MATERIAL AND METHODS
The specimens used in this study were borrowed some years ago from the KwaZulu-Natal Museum, Pietermaritzburg, South Africa (NMSA). Male terminalia were removed from the holotype specimen, cleared in hot KOH, and neutralised in dilute acetic acid. The terminalia are stored in a micro-vial on the pin of the specimen. Photographs were captured with a Visionary Digital BK Lab System. Morphological terminology follows McAlpine (1981), except “phallic complex” is used instead of “aedeagal complex”, following Sinclair et al. (1994).
Genus Brianmyia gen. n.
Etymology: The generic name is composed of the first name of Brian Stuckenberg, with the addition of the suffix -myia, meaning fly. Feminine gender.
Type species: Brianmyia stuckenbergi sp. n.
Diagnosis: Brianmyia gen. n. may be separated from other Afrotropical Prosopochrysini by lacking ventral tooth-like processes on the mid- and hind femora, which are not thickened (both states present in Lampetiopus, Madagascara and Madagascarina), having the sixth antennal flagellomere about as long as flagellomeres 1–5 combined (sixth distinctly longer than 1–5 in Cyphoprosopa, Goetghebueromyia and Pachyberis), and having the sixth flagellomere distinctly narrowed apically (not narrowed apically in Keiseria).
Head slightly narrower than thorax in dorsal view (Fig. 1); eyes bare, holoptic, contiguous at median part of upper frons (Figs 2, 3), ommatidia largest anterodorsally, but no distinct demarcation between upper and lower ommatidia; ocellar tubercle slightly prominent; lower frons triangular, with very fine median groove; face with margins continuous with those of lower frons, diverging ventrally, receding; gena narrowly visible in lateral view (Fig. 3), contiguous with postgena that is wide in lateral view, merging evenly with postocciput which gradually becomes much narrower toward vertex; antenna (Fig. 3) 1.4× length of head, scape slightly shorter than pedicel, flagellum 3.3× length of scape + pedicel, elongate conical with 6 flagellomeres, first three subequal in length, flagellomeres 4 and 5 slightly longer, and sixth flagellomere about as long as flagellomeres 1–5 combined, gradually narrowed toward apex; palpus apparently two-segmented (not dissected), small and slender.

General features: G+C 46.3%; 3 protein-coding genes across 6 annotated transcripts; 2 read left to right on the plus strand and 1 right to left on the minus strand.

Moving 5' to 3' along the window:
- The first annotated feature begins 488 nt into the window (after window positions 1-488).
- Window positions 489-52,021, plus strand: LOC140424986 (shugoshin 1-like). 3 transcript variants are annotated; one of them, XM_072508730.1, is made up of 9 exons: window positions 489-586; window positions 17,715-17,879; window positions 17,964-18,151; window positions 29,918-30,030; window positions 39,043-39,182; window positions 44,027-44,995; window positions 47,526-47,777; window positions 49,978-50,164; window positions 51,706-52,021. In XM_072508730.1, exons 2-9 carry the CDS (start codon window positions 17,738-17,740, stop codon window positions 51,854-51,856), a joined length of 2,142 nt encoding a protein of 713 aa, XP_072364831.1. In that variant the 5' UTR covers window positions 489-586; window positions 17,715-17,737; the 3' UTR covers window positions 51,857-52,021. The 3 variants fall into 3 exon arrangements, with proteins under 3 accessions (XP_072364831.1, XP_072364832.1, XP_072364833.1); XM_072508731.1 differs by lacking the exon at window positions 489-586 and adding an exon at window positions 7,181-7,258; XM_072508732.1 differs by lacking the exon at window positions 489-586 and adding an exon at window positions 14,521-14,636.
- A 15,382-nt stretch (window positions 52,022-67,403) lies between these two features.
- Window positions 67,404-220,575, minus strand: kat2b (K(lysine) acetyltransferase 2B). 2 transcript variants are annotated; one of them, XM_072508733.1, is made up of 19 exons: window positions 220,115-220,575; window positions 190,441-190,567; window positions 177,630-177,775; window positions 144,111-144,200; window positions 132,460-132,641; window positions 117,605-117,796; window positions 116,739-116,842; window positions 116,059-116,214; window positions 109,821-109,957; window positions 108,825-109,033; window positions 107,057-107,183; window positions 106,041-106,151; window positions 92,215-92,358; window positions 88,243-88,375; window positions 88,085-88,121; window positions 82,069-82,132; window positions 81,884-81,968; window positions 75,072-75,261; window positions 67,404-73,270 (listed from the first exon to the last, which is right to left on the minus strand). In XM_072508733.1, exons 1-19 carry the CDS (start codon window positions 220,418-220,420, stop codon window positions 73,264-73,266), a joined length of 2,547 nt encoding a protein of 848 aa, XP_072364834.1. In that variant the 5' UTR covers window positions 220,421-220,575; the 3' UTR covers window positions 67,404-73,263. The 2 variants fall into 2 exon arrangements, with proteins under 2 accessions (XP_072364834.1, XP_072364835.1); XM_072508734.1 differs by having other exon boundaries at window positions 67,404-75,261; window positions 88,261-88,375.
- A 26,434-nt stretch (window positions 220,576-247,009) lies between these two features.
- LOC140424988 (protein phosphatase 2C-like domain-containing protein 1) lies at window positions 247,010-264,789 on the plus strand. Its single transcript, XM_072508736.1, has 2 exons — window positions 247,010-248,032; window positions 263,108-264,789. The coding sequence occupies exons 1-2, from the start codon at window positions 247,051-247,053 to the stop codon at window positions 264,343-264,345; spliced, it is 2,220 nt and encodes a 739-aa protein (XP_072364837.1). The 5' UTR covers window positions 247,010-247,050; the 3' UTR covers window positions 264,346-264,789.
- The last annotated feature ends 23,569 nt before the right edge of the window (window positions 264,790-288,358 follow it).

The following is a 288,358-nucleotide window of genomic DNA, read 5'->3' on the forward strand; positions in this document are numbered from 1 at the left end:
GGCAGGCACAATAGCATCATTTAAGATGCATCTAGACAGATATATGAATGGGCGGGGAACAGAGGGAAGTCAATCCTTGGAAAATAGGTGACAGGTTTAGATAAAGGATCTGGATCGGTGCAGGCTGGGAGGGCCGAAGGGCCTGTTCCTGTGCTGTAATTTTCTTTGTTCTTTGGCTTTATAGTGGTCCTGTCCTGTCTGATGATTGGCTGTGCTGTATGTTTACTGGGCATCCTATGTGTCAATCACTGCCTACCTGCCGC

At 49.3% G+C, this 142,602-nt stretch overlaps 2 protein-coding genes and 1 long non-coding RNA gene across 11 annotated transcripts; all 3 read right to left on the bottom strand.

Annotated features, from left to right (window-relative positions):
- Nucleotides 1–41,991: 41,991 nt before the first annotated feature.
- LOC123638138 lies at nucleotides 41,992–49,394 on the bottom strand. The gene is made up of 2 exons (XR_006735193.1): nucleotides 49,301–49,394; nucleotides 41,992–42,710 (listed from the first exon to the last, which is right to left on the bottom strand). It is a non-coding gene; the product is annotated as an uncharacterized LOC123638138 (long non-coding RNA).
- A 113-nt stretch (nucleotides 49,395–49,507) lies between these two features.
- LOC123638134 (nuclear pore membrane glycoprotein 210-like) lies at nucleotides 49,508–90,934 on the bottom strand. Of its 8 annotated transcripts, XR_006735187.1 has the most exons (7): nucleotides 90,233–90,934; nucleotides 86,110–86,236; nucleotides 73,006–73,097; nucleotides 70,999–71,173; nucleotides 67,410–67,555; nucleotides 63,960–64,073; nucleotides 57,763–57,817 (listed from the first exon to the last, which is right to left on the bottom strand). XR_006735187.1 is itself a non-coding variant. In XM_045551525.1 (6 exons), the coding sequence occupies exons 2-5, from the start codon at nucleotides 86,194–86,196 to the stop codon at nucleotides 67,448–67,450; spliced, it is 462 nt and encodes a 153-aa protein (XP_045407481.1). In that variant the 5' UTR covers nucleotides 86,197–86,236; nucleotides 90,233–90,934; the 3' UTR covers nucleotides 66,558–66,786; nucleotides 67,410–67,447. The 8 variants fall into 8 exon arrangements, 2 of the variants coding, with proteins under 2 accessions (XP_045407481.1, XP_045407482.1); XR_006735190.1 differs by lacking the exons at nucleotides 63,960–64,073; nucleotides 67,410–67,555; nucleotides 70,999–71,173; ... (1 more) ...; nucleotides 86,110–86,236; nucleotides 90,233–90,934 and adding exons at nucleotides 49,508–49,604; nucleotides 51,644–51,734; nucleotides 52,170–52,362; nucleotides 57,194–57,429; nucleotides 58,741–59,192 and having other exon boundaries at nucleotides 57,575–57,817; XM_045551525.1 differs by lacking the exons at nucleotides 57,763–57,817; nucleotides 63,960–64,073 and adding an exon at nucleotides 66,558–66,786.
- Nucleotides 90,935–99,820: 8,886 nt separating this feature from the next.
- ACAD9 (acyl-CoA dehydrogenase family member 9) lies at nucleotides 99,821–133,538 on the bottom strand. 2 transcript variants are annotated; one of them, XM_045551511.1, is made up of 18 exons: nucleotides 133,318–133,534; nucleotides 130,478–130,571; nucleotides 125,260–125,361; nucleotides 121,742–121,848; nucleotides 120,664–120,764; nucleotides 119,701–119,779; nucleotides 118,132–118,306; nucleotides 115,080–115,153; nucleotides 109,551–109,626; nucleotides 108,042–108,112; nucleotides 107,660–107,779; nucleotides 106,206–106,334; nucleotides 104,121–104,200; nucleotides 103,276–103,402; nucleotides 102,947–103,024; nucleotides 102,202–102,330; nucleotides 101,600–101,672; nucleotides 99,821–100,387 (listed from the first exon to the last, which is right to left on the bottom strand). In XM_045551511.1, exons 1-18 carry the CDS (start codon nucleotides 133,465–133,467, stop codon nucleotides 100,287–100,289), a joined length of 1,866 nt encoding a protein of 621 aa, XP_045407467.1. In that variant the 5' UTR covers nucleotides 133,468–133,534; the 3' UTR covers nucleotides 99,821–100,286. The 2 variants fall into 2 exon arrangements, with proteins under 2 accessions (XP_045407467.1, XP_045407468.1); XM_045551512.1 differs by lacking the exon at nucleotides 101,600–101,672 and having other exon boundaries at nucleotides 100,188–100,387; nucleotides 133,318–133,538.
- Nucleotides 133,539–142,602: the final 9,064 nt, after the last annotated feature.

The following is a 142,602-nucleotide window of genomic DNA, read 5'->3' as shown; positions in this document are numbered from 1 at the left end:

Thorax with scutum convex; scutellum slightly convex, trapezoidal, with 2 marginal spines that are about half the length of scutellum; post-tegula usually without hairlike setae (one seta present on one side in one specimen); legs unremarkable, without modifications, without tibial spurs; wing (Fig. 4) evenly set with microtrichia, except posterobasally, alula bare, except for a narrow band of microtrichia along anterior margin; costal vein extending slightly beyond apex of R4+5, ending before wing apex; R2+3 originating distal to r—m by slightly more than the length of r—m, about even with distal margin of discal cell, and ending in costa; R4 absent; discal cell small, almost triangular; vein M1 weak beyond base; M3 absent; crossvein dm—cu very short to absent; CuA1 straight, extending to wing margin (although weakened distally); A1 slightly sinuate; alula narrow, nearly parallel-sided in apical half, narrowly rounded apically.